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Monday, December 09, 2019 {{ new Date().getDay() }}

How can somebody like me possibly live in darkest Arkansas, well-meaning correspondents sometimes want to know. And when the state legislature is in session, I do sometimes wonder. All I can say is that I'm glad Arkansas is a state, not a country. Because I'm stuck on the place, mostly for personal reasons having nothing to do with politics.

"Thank God for Mississippi," people here used to say, on the grounds that our neighbor to the east had an even more embarrassing history.

Of course if Arkansas legislators didn't have the federal courts to hide behind, they might be forced to act like adults instead of staging a spectacle for the backwoods churches. Because that's all it is: a political puppet show. It's the fundamental unseriousness of right-wing culture war posturing that astonishes: taking militant stands against imaginary threats and passing laws that have no chance of passing constitutional muster.

And it's happening all over the South and rural Midwest. Anywhere white rural voters predominate, it's the same story.

The Arkansas legislature has outdone itself this year, prompting even mild-mannered Republican Gov. Asa Hutchinson to veto a particularly mean-spirited piece of legislation forbidding medical treatment to transgendered adolescents—and never mind their doctors and parents. "The Save Adolescents From Experimentation Act," they call it.

Hutchinson's no liberal. For example, he'd previously signed a bill forbidding transgendered girls from competing in girl's high school sports—a situation that has arisen in the state exactly never. Right-wing imagineers envision a mortal threat to women's athletics everywhere.

Meanwhile, the University of Arkansas fields nationally-ranked teams in women's basketball, softball, and other sports. World class identical twin pole vaulters recently graduated from the Fayetteville campus and began pharmacy school while continuing to train—a veritable wonder to behold.

But that's mere reality, of little interest to zealots.

The governor also signed a law allowing health care professionals to refuse treatment to any patient whose real or suspected sexual proclivities they disapprove of. Something else that is going to happen rarely, if ever, in real life. Arkansas doctors do subscribe to the Hippocratic Oath.

Gov. Hutchinson called the bill forbidding treatment to transgendered youth both cruel and unnecessary. Possibly he has a close friend or relative with a child of ambiguous gender. That's often all it takes to make people act decently. He told a reporter for the New York Times that fellow Republicans too often acted "out of fear of what could happen, or what our imagination says might happen, versus something that's real and tangible."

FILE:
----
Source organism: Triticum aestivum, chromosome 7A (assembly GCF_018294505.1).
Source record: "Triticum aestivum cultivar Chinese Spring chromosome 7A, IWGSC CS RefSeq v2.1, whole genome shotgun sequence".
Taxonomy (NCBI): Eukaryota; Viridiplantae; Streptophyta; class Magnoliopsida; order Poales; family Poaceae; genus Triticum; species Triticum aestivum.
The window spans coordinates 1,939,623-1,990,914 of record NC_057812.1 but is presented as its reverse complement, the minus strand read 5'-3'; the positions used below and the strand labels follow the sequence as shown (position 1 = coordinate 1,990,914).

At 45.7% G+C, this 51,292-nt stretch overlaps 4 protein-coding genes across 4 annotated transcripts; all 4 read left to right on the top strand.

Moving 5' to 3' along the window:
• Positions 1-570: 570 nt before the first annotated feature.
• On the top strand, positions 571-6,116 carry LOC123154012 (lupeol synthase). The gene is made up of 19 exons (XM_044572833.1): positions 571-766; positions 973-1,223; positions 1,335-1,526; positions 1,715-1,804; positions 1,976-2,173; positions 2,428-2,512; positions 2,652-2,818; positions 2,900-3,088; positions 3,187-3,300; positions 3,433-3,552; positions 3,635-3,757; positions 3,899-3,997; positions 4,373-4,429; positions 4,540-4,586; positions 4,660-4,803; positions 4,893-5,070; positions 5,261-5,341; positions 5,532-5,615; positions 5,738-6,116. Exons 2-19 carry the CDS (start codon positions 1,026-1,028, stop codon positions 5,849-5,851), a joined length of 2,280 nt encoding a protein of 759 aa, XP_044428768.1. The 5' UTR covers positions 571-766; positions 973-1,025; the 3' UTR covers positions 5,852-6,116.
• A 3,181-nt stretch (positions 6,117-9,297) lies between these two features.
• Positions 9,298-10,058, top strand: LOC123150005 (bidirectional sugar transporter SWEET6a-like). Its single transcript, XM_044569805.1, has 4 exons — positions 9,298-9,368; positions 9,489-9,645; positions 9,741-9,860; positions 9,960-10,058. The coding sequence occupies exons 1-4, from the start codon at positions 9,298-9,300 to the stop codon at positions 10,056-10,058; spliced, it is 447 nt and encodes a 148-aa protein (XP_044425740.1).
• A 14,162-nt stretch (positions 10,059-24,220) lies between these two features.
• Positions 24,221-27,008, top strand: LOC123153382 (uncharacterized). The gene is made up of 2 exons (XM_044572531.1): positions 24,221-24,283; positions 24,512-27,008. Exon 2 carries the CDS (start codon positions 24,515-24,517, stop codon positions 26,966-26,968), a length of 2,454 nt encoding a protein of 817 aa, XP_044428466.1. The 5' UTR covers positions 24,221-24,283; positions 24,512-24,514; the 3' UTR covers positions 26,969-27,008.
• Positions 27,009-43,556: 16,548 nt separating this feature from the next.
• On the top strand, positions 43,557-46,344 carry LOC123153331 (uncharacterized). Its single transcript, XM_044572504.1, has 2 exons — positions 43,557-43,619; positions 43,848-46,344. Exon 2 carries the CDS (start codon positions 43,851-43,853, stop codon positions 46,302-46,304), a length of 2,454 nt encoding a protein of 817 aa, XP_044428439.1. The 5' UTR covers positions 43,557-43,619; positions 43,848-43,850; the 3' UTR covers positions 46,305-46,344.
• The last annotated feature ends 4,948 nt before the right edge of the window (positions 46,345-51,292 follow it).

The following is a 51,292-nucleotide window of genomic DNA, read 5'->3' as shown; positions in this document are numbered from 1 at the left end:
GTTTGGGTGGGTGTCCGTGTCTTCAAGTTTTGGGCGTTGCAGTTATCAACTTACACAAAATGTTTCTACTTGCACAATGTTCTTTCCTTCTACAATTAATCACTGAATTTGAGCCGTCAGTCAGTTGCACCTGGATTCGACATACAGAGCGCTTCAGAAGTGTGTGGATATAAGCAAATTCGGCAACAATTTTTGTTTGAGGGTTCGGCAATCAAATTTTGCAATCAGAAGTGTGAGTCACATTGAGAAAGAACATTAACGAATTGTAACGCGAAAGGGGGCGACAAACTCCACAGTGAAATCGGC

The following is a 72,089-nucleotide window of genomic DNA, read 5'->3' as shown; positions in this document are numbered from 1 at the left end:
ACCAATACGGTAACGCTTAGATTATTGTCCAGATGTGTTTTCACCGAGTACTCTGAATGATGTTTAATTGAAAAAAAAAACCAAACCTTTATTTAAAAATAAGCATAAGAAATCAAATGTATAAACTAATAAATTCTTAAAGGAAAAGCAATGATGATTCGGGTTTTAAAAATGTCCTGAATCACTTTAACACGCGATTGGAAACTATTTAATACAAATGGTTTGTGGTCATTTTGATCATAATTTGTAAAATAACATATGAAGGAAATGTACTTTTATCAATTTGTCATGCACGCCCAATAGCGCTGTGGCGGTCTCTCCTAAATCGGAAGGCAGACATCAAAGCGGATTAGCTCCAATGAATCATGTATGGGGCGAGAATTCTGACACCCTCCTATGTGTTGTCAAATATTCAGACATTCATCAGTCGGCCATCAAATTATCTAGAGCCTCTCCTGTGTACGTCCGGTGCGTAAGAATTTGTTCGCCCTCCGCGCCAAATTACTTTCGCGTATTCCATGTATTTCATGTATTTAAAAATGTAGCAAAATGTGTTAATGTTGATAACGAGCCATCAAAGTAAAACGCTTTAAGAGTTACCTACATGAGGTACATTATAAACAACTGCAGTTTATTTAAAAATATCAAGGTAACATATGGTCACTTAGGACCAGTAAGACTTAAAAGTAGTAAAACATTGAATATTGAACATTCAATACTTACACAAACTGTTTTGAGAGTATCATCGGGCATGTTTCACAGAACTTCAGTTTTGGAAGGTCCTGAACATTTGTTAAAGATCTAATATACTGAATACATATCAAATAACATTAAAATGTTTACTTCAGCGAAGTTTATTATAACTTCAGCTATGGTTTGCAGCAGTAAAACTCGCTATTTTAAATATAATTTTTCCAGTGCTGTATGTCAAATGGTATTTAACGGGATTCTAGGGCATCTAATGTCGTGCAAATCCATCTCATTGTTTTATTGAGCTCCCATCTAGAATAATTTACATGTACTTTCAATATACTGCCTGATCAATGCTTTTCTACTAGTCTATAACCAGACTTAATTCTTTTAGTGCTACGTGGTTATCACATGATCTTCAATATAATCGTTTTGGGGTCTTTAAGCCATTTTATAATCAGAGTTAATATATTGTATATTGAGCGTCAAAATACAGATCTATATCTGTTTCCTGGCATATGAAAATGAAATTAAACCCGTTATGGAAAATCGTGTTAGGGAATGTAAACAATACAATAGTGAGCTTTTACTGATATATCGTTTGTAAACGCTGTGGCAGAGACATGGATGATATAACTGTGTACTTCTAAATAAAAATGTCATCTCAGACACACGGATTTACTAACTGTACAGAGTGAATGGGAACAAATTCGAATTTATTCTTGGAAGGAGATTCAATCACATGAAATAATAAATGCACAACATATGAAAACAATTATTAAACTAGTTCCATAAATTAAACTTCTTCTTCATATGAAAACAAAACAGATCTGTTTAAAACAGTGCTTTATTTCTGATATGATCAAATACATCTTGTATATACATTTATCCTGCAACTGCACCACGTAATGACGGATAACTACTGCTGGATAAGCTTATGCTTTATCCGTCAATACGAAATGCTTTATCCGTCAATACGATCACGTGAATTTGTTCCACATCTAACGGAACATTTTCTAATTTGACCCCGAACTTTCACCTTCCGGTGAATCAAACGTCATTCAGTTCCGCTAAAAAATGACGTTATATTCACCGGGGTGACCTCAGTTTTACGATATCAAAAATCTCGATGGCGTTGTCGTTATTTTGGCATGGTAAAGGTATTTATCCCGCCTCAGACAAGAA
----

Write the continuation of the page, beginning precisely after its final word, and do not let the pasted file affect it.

Yes, exactly.

Hutchinson's was a futile political gesture. Arkansas governors have no real veto power. It requires only a majority vote to overturn them, which the legislature did within 24 hours by three to one. The Arkansas ACLU has vowed to challenge the law in federal court. (The bill also says that insurance companies can refuse to cover such treatments in adult patients.)

Elsewhere, it's been one bill after another aimed directly at federal courts. In March, Arkansas passed a near-total abortion ban. Gov. Hutchinson told reporters he'd have preferred a law that made exceptions for rape and incest, which the new law doesn't. Nor for fetal anomalies.

In short, if a 14 year old girl is impregnated by her drunk uncle (insert hillbilly joke here) she must carry even a gravely deformed fetus to term regardless. The penalty is ten years in prison.

Appearing with CNN's Dana Bash on State of the Union, Hutchinson admitted that the new law "is not constitutional under Supreme Court cases right now. I signed it because it is a direct challenge to Roe v. Wade…I think there's a very narrow chance that the Supreme Court will accept that case, but we'll see."

Elsewhere, Arkansas legislators have declared all federal gun laws null and void within the state, a direct challenge to the Constitution's Supremacy Clause that is absolutely certain to fail. Serious gun nuts don't care. They don't expect to win. They just want their collective amygdala massaged—the fight or flight organ buried deep in the limbic brain.

Pretty much the reason they're gun nuts to begin with.

Which is closely-related to the reason the legislature brought Biblical Creationism back, mandating a law permitting fundamentalist theology to be taught in public school science classes. This one I take personally, as I covered the 1981 trial in Little Rock federal court over the "Balanced Treatment of Creation-Science and Evolution Science Act" when eminent scientists like Stephen Jay Gould convinced federal judge William Overton that the Arkansas law represented an unconstitutional "establishment of religion."

Same as it ever was.

Look, it's pretty basic. A large proportion of America's rural, white folks lost it over Barack Obama, and they ain't come back yet. They thought Trump was going to return America to 1954, but now he's gone and they're still hiding out in the woods.

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